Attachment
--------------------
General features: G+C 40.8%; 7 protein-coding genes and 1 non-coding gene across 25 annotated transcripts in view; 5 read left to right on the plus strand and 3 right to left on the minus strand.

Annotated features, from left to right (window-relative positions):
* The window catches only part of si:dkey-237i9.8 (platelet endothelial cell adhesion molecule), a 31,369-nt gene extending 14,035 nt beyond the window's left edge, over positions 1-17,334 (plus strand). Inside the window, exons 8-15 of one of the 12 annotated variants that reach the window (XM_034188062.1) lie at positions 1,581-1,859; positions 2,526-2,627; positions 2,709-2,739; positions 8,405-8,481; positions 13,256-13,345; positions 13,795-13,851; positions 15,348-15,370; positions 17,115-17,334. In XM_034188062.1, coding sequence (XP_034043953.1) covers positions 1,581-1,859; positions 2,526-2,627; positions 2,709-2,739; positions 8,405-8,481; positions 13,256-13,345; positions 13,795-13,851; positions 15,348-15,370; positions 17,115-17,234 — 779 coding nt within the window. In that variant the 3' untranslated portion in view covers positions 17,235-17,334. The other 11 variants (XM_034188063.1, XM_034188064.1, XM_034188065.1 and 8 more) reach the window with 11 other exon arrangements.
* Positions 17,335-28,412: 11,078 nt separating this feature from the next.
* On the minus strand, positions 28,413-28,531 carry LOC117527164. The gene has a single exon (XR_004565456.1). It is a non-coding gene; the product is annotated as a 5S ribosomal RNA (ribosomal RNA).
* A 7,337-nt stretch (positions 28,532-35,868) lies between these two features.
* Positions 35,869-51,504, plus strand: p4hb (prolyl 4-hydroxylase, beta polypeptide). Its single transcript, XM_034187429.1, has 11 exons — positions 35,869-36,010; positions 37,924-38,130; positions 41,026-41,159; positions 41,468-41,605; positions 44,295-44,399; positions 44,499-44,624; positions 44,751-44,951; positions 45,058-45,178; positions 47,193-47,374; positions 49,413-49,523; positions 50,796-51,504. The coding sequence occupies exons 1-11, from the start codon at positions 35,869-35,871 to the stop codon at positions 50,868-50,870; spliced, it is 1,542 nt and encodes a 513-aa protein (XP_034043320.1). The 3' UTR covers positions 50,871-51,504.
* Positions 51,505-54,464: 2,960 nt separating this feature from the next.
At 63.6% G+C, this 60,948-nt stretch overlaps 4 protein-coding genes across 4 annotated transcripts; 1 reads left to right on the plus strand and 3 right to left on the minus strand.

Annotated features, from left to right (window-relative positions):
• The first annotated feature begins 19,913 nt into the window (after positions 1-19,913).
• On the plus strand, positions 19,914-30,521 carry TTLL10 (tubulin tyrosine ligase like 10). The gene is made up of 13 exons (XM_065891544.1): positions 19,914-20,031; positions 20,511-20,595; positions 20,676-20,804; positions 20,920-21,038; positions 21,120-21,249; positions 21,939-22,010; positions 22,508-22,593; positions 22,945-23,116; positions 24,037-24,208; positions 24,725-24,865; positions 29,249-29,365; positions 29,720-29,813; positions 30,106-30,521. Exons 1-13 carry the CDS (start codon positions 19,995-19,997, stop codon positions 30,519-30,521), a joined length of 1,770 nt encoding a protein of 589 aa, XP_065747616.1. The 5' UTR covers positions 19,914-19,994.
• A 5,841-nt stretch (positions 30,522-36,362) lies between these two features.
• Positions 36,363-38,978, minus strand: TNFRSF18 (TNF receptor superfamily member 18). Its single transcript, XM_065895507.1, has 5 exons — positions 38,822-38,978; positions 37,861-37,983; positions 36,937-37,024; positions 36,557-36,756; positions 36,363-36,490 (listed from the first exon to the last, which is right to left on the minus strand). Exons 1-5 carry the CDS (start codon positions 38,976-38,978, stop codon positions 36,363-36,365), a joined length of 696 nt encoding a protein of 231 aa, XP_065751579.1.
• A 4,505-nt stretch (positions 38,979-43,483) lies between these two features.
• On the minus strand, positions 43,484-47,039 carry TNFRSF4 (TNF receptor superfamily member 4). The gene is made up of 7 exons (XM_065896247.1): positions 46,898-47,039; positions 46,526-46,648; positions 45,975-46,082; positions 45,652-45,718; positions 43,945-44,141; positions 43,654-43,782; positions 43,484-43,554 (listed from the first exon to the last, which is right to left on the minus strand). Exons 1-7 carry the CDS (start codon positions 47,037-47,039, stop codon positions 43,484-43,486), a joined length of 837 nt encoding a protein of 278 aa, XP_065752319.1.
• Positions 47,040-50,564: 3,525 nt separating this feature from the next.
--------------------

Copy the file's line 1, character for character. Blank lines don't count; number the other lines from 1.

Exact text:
General features: G+C 40.8%; 7 protein-coding genes and 1 non-coding gene across 25 annotated transcripts in view; 5 read left to right on the plus strand and 3 right to left on the minus strand.